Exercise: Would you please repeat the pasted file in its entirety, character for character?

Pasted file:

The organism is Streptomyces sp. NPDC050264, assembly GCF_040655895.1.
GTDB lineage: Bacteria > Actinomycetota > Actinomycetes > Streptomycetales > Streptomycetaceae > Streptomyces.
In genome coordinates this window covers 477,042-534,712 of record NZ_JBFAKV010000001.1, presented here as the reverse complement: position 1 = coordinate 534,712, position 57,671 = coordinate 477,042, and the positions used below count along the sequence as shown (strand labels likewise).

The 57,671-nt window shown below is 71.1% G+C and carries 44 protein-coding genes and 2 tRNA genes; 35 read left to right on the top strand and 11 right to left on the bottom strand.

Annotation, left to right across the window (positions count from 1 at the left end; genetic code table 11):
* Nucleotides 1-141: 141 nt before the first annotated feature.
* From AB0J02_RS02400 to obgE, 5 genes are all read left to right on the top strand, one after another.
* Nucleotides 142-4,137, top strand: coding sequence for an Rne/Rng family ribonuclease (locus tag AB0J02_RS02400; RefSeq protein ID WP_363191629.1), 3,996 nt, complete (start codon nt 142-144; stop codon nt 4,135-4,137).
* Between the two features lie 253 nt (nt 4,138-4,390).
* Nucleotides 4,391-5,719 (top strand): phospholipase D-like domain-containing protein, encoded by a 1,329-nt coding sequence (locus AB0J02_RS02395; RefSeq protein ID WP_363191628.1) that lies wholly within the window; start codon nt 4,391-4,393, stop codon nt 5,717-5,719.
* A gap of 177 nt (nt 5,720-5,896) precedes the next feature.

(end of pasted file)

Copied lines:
The organism is Streptomyces sp. NPDC050264, assembly GCF_040655895.1.
GTDB lineage: Bacteria > Actinomycetota > Actinomycetes > Streptomycetales > Streptomycetaceae > Streptomyces.
In genome coordinates this window covers 477,042-534,712 of record NZ_JBFAKV010000001.1, presented here as the reverse complement: position 1 = coordinate 534,712, position 57,671 = coordinate 477,042, and the positions used below count along the sequence as shown (strand labels likewise).

The 57,671-nt window shown below is 71.1% G+C and carries 44 protein-coding genes and 2 tRNA genes; 35 read left to right on the top strand and 11 right to left on the bottom strand.

Annotation, left to right across the window (positions count from 1 at the left end; genetic code table 11):
* Nucleotides 1-141: 141 nt before the first annotated feature.
* From AB0J02_RS02400 to obgE, 5 genes are all read left to right on the top strand, one after another.
* Nucleotides 142-4,137, top strand: coding sequence for an Rne/Rng family ribonuclease (locus tag AB0J02_RS02400; RefSeq protein ID WP_363191629.1), 3,996 nt, complete (start codon nt 142-144; stop codon nt 4,135-4,137).
* Between the two features lie 253 nt (nt 4,138-4,390).
* Nucleotides 4,391-5,719 (top strand): phospholipase D-like domain-containing protein, encoded by a 1,329-nt coding sequence (locus AB0J02_RS02395; RefSeq protein ID WP_363191628.1) that lies wholly within the window; start codon nt 4,391-4,393, stop codon nt 5,717-5,719.
* A gap of 177 nt (nt 5,720-5,896) precedes the next feature.